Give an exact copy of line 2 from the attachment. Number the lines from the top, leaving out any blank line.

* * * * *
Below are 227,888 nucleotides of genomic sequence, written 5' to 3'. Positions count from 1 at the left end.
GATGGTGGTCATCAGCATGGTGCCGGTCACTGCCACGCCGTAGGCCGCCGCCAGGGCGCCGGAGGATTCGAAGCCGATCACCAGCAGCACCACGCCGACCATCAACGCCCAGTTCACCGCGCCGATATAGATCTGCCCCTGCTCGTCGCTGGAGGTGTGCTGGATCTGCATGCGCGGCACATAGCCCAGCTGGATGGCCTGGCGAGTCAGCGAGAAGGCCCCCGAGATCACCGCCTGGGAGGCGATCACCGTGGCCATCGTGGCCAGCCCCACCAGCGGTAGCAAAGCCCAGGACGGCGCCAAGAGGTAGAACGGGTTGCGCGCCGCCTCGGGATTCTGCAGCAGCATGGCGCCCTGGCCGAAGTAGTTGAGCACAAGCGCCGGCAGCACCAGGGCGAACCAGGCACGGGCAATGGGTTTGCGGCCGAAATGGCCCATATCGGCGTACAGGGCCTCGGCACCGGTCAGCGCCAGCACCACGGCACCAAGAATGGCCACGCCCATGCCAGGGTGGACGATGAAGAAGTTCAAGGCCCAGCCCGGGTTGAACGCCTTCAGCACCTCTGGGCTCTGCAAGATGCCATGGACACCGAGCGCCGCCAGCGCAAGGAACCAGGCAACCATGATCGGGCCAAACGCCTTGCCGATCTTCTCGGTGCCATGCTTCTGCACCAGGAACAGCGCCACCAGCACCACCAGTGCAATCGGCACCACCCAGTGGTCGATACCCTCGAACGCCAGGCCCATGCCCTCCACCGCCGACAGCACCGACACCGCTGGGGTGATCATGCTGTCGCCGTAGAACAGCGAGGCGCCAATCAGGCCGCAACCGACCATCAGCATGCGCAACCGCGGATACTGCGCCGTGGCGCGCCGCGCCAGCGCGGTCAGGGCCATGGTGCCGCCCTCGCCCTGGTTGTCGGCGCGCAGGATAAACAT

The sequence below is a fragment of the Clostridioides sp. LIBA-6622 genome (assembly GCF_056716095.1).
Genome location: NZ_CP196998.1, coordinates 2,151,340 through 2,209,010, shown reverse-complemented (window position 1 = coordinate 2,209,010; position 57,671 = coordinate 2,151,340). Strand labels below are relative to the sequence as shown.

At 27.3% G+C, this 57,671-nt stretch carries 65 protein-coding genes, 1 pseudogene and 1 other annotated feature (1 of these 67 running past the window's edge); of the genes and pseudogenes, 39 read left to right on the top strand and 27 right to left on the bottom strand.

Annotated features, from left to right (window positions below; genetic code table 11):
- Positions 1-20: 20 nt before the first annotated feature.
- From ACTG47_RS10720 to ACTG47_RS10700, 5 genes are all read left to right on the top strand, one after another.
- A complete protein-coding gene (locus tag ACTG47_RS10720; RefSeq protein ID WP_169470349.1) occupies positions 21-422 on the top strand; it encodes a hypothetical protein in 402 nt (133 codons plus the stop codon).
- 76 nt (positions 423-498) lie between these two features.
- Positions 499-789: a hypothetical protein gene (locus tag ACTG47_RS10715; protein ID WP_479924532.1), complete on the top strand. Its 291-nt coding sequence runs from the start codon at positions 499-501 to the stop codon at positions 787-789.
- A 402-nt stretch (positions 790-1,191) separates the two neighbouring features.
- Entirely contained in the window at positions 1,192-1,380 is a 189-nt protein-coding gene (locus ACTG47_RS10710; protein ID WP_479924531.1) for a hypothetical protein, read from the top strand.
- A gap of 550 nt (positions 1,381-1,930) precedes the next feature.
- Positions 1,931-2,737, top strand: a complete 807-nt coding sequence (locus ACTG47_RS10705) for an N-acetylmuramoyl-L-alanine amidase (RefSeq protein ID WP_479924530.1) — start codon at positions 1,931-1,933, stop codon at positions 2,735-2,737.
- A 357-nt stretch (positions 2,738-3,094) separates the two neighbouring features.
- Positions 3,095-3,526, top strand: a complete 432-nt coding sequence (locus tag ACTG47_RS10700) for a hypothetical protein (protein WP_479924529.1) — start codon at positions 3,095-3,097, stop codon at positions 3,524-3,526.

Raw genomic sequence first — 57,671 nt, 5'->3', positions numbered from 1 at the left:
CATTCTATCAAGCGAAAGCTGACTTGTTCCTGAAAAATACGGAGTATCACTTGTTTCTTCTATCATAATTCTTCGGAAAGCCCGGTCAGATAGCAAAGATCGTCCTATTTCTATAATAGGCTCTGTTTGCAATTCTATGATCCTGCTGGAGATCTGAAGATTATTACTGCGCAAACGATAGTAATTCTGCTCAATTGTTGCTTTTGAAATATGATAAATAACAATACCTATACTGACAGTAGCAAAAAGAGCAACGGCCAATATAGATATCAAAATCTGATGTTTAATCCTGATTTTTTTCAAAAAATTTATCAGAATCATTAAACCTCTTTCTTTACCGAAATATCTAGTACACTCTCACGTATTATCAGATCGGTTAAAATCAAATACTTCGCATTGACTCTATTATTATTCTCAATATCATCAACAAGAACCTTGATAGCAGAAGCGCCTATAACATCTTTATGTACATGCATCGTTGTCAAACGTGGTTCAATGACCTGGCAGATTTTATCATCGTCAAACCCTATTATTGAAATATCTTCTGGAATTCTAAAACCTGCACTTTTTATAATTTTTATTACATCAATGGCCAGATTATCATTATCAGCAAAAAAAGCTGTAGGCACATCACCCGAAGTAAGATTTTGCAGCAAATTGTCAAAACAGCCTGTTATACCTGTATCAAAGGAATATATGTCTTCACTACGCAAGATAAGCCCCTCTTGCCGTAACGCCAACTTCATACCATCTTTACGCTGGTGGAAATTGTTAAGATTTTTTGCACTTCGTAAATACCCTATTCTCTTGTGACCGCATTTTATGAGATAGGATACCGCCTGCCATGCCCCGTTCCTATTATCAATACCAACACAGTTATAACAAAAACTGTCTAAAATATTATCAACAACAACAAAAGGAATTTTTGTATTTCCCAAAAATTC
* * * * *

GATGGTGGTCATCAGCATGGTGCCGGTCACTGCCACGCCGTAGGCCGCCGCCAGGGCGCCGGAGGATTCGAAGCCGATCACCAGCAGCACCACGCCGACCATCAACGCCCAGTTCACCGCGCCGATATAGATCTGCCCCTGCTCGTCGCTGGAGGTGTGCTGGATCTGCATGCGCGGCACATAGCCCAGCTGGATGGCCTGGCGAGTCAGCGAGAAGGCCCCCGAGATCACCGCCTGGGAGGCGATCACCGTGGCCATCGTGGCCAGCCCCACCAGCGGTAGCAAAGCCCAGGACGGCGCCAAGAGGTAGAACGGGTTGCGCGCCGCCTCGGGATTCTGCAGCAGCATGGCGCCCTGGCCGAAGTAGTTGAGCACAAGCGCCGGCAGCACCAGGGCGAACCAGGCACGGGCAATGGGTTTGCGGCCGAAATGGCCCATATCGGCGTACAGGGCCTCGGCACCGGTCAGCGCCAGCACCACGGCACCAAGAATGGCCACGCCCATGCCAGGGTGGACGATGAAGAAGTTCAAGGCCCAGCCCGGGTTGAACGCCTTCAGCACCTCTGGGCTCTGCAAGATGCCATGGACACCGAGCGCCGCCAGCGCAAGGAACCAGGCAACCATGATCGGGCCAAACGCCTTGCCGATCTTCTCGGTGCCATGCTTCTGCACCAGGAACAGCGCCACCAGCACCACCAGTGCAATCGGCACCACCCAGTGGTCGATACCCTCGAACGCCAGGCCCATGCCCTCCACCGCCGACAGCACCGACACCGCTGGGGTGATCATGCTGTCGCCGTAGAACAGCGAGGCGCCAATCAGGCCGCAACCGACCATCAGCATGCGCAACCGCGGATACTGCGCCGTGGCGCGCCGCGCCAGCGCGGTCAGGGCCATGGTGCCGCCCTCGCCCTGGTTGTCGGCGCGCAGGATAAACAT